Acalabrutinib Demonstrates Favorable Safety and Efficacy in Relapsed/Refractory CLL
Paolo Ghia, MD, PhD, Universita Vita‑Salute San Raffaele, Milan, Italy, discusses the results from the ASCEND study, which compared acalabrutinib monotherapy to physician’s choice of bendamustine plus rituximab or idelalisib plus rituximab in patients with relapsed or refractory chronic lymphocytic leukemia (CLL). These results were presented at the virtual 2020 EHA Annual Congress.
I'm Paolo Ghia. I'm a professor of medical oncology in Milano at Universita Vita‑Salute San Raffaele, where I coordinate the strategic research program on chronic lymphocytic leukemia.
At EHA this year, the virtual addition of the congress, we presented an abstract on the ASCEND study, which is a phase 3, randomized, international study that compares the acalabrutinib monotherapy with the physician choice between the bendamustine plus rituximab or idelalisib plus rituximab in patients with relapsed or refractory chronic lymphocytic leukemia.
Acalabrutinib is a second‑generation BTK inhibitor. We know that BTK inhibition is a pillar on the treatment in chronic lymphocytic leukemia nowadays.
We also know that, due to the continuous administration of the drug, patients may suffer adverse events that will lead to discontinuation or dose reduction and, therefore, a decrease of efficacy, overall, of the drug.
Acalabrutinib is, as I said, a second‑generation. It is more specific for BTK, so has less off‑target effects. This was the basis to think that it could indeed have less adverse events. It could be better tolerated in patients as also shown in phase 2 studies.
In the ASCEND study, as I said, 310 patients were randomized; 155 treated with acalabrutinib monotherapy, 155 with either idelalisib plus rituximab or bendamustine plus rituximab. The vast majority indeed chose idelalisib plus rituximab.
It's somehow the first trial that compares 2 novel therapies, a BTK inhibitor on one side and PI3 kinase inhibitors on the other side. Only 36 patients were enrolled to be treated with bendamustine plus rituximab.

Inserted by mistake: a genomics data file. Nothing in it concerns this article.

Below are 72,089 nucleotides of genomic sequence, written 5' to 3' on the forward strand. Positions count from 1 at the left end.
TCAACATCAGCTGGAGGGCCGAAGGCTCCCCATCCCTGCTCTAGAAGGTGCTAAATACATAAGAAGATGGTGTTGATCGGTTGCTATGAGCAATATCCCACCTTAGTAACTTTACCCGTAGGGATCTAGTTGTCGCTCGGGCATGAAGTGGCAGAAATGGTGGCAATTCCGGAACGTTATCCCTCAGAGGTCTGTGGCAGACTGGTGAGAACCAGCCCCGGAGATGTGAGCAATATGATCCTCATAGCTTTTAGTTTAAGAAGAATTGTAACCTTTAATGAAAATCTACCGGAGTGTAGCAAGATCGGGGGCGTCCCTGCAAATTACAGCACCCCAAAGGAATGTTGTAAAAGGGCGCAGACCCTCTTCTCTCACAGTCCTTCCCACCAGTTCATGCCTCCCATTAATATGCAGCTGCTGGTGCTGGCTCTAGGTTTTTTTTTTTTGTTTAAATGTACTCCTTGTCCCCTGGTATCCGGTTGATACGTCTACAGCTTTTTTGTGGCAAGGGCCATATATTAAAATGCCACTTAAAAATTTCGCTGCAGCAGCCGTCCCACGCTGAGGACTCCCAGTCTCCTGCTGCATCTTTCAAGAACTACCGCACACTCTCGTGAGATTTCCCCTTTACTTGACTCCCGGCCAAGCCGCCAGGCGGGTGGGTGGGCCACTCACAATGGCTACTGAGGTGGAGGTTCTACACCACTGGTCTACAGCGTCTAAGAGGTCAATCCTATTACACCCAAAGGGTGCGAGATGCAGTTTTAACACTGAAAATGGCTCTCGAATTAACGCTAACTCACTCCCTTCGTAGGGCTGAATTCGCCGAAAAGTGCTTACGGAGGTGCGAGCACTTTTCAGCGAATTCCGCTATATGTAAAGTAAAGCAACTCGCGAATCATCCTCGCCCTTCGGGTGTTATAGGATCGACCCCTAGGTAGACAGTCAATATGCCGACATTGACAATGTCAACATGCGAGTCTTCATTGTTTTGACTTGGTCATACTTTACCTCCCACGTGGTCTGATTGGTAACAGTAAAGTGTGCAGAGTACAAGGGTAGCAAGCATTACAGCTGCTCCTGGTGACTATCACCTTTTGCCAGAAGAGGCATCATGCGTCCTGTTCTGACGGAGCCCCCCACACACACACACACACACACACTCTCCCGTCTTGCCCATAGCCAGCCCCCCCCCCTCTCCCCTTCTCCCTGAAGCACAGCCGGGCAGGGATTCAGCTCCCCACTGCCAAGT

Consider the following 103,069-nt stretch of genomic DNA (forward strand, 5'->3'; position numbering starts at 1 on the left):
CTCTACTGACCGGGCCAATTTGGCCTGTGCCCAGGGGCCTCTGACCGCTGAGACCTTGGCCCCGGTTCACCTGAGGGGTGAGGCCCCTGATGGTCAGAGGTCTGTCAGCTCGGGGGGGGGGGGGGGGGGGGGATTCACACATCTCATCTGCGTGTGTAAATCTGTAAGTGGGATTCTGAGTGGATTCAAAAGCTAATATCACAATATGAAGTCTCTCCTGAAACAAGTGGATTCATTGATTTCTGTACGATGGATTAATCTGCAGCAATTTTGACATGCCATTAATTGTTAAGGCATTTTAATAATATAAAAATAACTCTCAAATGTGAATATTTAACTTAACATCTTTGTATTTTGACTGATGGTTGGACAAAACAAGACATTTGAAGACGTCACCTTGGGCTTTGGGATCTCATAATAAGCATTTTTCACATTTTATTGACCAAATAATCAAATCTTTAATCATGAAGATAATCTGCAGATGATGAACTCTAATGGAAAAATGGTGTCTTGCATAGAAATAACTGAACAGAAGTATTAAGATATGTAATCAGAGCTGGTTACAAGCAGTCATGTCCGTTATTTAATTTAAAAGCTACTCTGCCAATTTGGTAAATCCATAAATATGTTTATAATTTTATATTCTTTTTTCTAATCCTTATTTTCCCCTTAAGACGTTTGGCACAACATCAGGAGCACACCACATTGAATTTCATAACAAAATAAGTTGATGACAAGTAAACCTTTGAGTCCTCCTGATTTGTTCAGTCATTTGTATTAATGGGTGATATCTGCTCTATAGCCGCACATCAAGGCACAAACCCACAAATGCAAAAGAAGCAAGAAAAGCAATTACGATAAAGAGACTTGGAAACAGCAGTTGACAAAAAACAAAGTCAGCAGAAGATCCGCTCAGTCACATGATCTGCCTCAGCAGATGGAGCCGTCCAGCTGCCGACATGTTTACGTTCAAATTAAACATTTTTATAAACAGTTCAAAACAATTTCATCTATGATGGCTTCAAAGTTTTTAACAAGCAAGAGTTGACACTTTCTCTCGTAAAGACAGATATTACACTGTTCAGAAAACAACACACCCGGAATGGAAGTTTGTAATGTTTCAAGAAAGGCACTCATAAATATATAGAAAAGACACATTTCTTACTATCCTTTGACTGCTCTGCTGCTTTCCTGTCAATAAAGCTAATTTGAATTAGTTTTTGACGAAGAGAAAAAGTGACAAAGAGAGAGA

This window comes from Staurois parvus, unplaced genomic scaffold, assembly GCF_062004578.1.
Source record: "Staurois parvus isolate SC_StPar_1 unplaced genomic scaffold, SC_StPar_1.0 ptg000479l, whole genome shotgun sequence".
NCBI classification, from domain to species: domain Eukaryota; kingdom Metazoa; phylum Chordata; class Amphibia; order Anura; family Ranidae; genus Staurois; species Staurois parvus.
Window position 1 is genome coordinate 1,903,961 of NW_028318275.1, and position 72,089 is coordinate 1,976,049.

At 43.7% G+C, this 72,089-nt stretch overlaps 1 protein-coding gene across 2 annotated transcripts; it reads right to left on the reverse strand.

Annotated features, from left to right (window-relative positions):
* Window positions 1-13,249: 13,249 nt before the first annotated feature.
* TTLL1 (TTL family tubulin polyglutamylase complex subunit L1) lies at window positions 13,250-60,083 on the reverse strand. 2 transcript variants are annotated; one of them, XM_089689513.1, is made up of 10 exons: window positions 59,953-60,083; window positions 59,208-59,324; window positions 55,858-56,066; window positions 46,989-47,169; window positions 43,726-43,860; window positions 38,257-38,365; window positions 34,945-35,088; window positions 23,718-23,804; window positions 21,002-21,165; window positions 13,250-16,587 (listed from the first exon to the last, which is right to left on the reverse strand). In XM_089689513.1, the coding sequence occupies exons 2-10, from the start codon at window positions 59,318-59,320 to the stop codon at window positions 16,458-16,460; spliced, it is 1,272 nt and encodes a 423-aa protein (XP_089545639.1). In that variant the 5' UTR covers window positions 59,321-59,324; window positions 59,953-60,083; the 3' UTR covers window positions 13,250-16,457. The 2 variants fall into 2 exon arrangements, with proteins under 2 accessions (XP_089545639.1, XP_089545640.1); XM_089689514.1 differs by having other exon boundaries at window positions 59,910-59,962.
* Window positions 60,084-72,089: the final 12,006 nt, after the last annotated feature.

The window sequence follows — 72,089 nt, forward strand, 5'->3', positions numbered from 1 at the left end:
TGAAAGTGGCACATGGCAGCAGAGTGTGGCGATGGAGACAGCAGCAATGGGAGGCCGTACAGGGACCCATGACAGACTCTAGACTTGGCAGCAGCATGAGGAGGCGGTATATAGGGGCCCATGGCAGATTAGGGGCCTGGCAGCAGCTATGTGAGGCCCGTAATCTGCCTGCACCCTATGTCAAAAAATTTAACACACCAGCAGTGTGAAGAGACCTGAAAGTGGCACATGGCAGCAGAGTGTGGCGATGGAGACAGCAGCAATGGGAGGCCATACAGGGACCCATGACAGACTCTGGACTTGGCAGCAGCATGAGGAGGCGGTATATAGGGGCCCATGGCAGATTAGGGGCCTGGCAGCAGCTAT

An interim analysis have been already presented at EHA. Here, we presented the final results of the study that indeed confirmed a benefit in terms of progression‑free survival.
Which is the median progression‑free survival is not yet reached with acalabrutinib, while instead it was already reached in the interim analysis for idela plus rituximab or bendamustine plus rituximab in between 15 or 16 months with the 2 treatments.
The interesting point is that patients, even with a high‑risk genomic feature, which may include patients with 17p deletion, patients with TP53 mutation, or patients with unmutated immunoglobulin genes, they also had exactly the same benefit when using the acalabrutinib. This benefit is maintained even with the 6‑month longer follow‑up.
The median follow‑up of the study at the final stage was 22 months. On the other side, as I spoke, I mentioned about the safety and tolerability of the drug. The safety profile was indeed showing that patients were tolerating better acalabrutinib monotherapy rather than idelalisib plus rituximab.
Indeed, the rate of discontinuation, which was high as expected with idela combination, around 50%. It was much lower with acalabrutinib monotherapy, though the time of exposure was much longer. The most common adverse events were diarrhea, headache, which is typical of acalabrutinib, but short‑lasting, a couple of weeks.
Anemia and neutropenia, and also infections, which is especially in the relapsed/refractory setting, quite common, after having the patients received many prior lines of therapy.
Talking about the adverse events of clinical interest, which are the one that are thought to be more likely related to BTK inhibition, frequency of atrial fibrillation and hypertension was low. The bleeding also was, interestingly, low, with 26% of the patients experiencing bleeding, the vast majority minor bleeding. Indeed, we didn't have any intracranial major hemorrhage.
Having said that, we can say and summarize that acalabrutinib, it's a second‑generation BTK inhibitor that will be active in some region of the world, already approved and available to doctors, would be very likely also in other regions.
Based on the results of the ASCEND study and also the ELEVATE study, which is the first‑line study, a phase 3 comparing acalabrutinib plus or minus obinutuzumab versus chlorambucil plus obinutuzumab in elderly patients, treatment‑naive.
These 2 studies, ASCEND and ELEVATE, are the basis, as I said, for approval around the world. That will allow doctors to have another option when thinking about BTK inhibition, which seems to be well‑tolerated and have also a prolonged and sustained efficacy. Thank you very much for your attention.